Fortunately, because of the baseball stadium’s location, you had to drive by Sporting Park’s construction site, so people knew. They could see this thing rising up out of the ground, they could see the steel forming and the roof being framed, and they knew there was something better coming. Folks thought, ‘It might be awful at the ballpark, but there’s something great just around the corner.’

We could probably sell another 5-6,000 seats right now, but this is a long-term proposition. And if we built it right now, there are so many people in the Kansas City metro area who have never been to a game, who still don’t even like soccer, but who also don’t know how fun it is to come here. So, we want to have a couple more years of people experiencing Sporting Park, falling in love with the game, discovering us, perhaps build a nice strong season ticket holder wait list, and then when the time is right, and only then, we’ll think about expansion.

On the flipside, Toronto had a couple of really phenomenal years selling tickets, then they expanded and added a couple thousand seats. However, they have not had success on the field and are hurting because they might have gotten on the wrong side of that supply and demand balancing act.

I spend most of my time with ownership talking about what we can do better, or how we can add more seats or different seating elements within the stadium. We introduced two new seating areas this season. There’s a huge demand for premium stuff, for something a little bit extra, for companies to get a couple of seats to entertain in.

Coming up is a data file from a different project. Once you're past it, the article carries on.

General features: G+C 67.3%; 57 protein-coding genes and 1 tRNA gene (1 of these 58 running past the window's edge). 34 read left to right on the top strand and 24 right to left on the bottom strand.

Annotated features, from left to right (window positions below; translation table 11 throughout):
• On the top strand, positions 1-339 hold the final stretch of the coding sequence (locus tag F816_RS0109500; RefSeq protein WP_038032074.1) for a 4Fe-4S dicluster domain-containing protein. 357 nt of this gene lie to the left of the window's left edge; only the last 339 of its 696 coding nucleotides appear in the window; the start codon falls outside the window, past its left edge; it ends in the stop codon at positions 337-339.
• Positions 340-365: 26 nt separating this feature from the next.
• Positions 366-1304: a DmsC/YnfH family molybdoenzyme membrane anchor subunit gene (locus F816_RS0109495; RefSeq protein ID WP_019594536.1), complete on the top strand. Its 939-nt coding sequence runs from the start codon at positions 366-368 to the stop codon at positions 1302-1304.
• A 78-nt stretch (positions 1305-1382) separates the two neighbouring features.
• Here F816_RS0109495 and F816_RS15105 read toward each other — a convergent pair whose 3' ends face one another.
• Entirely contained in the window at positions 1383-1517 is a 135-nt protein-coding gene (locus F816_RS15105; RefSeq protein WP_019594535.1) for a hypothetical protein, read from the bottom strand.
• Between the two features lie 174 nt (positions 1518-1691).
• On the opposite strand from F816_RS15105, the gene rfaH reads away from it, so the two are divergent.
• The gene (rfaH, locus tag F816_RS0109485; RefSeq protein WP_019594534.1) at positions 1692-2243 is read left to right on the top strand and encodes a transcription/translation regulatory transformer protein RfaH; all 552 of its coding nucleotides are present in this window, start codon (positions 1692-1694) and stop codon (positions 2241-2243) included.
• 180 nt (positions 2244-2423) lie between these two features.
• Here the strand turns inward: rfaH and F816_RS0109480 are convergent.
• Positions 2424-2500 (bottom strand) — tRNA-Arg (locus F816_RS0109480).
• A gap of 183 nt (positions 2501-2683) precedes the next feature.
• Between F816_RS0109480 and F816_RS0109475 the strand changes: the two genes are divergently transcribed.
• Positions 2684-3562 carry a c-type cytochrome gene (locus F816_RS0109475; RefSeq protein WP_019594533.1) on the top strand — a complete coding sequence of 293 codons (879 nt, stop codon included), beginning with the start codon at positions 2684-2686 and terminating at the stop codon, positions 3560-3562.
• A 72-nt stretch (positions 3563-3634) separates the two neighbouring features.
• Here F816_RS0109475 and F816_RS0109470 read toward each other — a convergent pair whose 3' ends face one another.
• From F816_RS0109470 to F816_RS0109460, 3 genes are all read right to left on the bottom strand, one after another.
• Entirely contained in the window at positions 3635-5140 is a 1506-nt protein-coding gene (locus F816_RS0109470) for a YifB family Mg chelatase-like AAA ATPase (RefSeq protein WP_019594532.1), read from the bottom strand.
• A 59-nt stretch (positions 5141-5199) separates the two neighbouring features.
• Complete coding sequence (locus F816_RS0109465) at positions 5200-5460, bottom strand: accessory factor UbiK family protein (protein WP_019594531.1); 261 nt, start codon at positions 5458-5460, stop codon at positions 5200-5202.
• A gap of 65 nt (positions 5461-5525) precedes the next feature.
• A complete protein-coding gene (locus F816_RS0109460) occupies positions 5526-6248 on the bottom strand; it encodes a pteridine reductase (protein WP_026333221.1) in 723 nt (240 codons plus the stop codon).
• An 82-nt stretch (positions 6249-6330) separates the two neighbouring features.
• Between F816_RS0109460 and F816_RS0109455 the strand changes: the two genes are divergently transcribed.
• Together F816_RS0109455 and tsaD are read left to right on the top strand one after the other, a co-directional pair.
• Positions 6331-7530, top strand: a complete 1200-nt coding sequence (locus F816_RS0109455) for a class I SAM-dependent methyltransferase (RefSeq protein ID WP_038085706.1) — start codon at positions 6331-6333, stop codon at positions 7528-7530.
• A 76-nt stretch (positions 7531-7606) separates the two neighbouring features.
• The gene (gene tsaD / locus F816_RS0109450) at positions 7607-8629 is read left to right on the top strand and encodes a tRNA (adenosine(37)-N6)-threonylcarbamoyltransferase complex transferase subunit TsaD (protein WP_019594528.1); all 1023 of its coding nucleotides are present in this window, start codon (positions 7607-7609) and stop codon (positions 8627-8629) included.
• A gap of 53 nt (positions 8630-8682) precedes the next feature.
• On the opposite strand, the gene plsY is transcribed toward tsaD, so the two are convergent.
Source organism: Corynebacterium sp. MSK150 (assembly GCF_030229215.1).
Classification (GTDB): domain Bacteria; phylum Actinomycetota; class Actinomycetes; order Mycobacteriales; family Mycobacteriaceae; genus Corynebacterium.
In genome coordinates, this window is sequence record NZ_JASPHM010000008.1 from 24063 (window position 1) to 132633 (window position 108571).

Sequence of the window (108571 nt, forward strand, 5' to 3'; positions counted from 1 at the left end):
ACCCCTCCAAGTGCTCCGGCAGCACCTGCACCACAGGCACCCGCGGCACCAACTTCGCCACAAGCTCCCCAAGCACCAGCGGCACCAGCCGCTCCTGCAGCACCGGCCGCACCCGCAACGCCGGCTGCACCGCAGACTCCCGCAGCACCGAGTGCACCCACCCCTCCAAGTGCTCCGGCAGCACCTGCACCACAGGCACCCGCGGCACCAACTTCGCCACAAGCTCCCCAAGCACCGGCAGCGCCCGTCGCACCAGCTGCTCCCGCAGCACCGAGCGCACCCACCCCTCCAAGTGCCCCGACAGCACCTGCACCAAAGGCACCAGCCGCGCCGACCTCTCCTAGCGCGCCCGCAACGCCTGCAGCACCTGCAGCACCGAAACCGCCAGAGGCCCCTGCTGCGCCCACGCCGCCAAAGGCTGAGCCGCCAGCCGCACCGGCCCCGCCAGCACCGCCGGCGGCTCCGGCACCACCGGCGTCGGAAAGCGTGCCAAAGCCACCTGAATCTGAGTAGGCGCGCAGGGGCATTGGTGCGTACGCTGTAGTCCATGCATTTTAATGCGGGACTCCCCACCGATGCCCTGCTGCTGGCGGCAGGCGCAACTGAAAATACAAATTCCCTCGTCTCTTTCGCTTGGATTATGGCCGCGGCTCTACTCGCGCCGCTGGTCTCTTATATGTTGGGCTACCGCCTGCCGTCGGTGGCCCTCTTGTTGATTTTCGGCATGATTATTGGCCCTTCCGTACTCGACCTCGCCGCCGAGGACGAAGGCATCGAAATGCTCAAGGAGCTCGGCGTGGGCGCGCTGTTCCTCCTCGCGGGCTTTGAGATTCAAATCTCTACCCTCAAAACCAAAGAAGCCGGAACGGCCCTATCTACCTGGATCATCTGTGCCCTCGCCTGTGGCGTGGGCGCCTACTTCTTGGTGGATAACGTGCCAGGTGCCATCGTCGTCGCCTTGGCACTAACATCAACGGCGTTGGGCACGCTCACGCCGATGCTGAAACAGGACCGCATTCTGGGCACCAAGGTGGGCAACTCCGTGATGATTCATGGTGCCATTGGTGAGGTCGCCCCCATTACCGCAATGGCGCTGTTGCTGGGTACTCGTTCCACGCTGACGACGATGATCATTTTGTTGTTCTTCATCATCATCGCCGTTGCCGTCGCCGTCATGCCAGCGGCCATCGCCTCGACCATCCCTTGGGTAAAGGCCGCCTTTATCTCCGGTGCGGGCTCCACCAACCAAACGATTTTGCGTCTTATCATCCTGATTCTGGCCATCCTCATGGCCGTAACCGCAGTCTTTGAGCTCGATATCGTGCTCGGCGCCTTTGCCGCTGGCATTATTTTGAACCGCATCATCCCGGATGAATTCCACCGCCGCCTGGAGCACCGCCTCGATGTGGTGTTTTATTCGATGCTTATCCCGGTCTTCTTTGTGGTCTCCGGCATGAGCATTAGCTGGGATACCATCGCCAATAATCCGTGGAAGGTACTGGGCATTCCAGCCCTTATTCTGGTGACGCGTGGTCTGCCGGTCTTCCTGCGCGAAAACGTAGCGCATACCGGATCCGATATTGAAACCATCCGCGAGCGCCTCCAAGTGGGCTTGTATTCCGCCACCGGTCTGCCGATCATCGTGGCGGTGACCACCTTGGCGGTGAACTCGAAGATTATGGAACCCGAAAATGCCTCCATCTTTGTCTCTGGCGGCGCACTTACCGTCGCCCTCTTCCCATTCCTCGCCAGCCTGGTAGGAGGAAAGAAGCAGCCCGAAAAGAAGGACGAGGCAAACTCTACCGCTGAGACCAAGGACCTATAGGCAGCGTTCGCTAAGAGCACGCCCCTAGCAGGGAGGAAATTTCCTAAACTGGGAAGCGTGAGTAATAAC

We are always talking about every space.  I think some teams get a stadium built and then they just go into sell mode. We’ve never been like that. We think about a space. If we expand a space, what will the effect on the fans be? How can we add new and better elements to a space, keep it interesting, and keep people wanting to come?

There was a foolish journalist (I say foolish because that’s the kindest word I can think of), who put out a rating of MLS stadiums before Sporting Park even opened and downgraded us because we weren’t in an urban area. I thought, ‘if that’s not the most ignorant thing I’ve ever heard.’ To think that there is only one model that works, that’s ignorant because what we’ve got works in Kansas City. We are different than other cities. We love our cars. We have more highway miles per capita than any city.”

BD: By contrast, in the city of Chicago public transportation is important and necessary. For many folks it’s the easiest (and perhaps only) way to get around.

“Bridgeview is a car ride. There is no direct light-rail, L, Metro, T, or anything else to Toyota Park. In Kansas City, we have our cars, fantastic highways, and love to drive. So, I’m not convinced that a downtown stadium would have even worked here. If we were in downtown Kansas City, Missouri, it might have. I think a lot about what that site might have been. As an architect, I like to think that I always pay close attention to urban design and planning. I’ve seen a lot of stadiums and arenas go into downtown areas and completely revitalize them.

Soccer only plays perhaps 30 times a year. If we can get 30 athletic events on our field in a year, we’ve done an incredible job. Baseball has 81, and more with postseason play. Arenas can have at least 80 sports nights a year with hockey and basketball. The Sprint Center in downtown Kansas City goes gangbusters with concerts and other events because we don’t have an anchor tenant in the NHL or NBA. Regardless, it’s is one of the ten most successful arenas on the planet, but the downtown area and entertainment district around it is still suffering. We taxpayers here pay $12 million a year to make up the shortfall on the municipal bonds.